Professor Northern Arizona University, United States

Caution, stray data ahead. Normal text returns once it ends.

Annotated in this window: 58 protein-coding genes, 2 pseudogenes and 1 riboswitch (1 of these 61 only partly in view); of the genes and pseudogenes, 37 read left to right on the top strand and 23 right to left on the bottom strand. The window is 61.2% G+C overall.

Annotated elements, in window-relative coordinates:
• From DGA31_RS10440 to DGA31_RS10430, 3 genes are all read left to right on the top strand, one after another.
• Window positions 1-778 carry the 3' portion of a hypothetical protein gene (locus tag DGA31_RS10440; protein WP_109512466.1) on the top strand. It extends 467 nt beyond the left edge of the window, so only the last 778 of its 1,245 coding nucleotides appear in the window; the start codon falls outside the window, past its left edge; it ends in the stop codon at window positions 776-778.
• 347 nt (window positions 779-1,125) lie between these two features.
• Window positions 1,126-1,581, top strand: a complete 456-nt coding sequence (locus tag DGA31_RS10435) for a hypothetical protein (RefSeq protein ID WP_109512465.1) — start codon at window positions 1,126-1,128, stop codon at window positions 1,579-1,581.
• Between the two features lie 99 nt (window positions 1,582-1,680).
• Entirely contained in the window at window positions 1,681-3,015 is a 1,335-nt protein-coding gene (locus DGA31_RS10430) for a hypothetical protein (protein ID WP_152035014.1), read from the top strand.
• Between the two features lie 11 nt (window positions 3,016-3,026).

Abstract: Climate change is altering the timing of seasonal vegetation cycles (phenology), with cascading consequences on larger ecosystem processes, such as the exchange of carbon, water, and energy. Therefore, understanding the drivers of vegetation phenology is critical to predicting the ecological impacts of climate change. While numerous phenology models exist to predict the timing of the start of the growing season (SOS), fewer have been developed to predict the end of the growing season (EOS). The EOS models that do exist can adequately predict EOS in forested ecosystems using air temperature and photoperiod but perform poorly in grassland ecosystems. Thus, the drivers of EOS in grassland ecosystems are not well-understood, creating significant challenges in simulating grassland vegetation dynamics within larger earth system models. The objective of this study was to develop an improved EOS model for grassland ecosystems. We used repeat digital imagery from the PhenoCam Network to extract EOS dates for 44 diverse grassland sites (212 site-years) across North America. We fit this data to 20 new EOS models, as well as 3 existing models. In addition to temperature and/or photoperiod climate drivers, many of the new models included water availability (a limiting factor for grassland plant growth), as well as SOS date as a biological driver. Model parameters were optimized using generalized simulated annealing within the R package “phenor,” and the best-fit model was selected via AIC. All new EOS models (RMSE = 22-33 days between observed and predicted dates) performed substantially better than existing ones (RMSE = 43-46 days) across all sites (~200-day spread in EOS date). The top new model predicted EOS after surpassing an established threshold of either accumulated cold temperatures or consecutive dry days, but only after a certain number of days following SOS. All model fits were substantially better when SOS date was included, indicating a strong correlation between start- and end-of-season timing. Further, since plants are adapted to their regional climates, model performance was improved by independently optimizing parameters for 6 distinct climate regions (RMSE = 4-19 days). While the best model structure varied slightly by region, all included similar drivers as the overall top model for all sites. Thus, across diverse grassland sites, EOS is triggered by both climate (temperature, water) and biological (SOS) drivers. Incorporating these new EOS models into earth system models should substantially improve predictions of grassland dynamics and associated ecosystem processes, both now and under future climate change.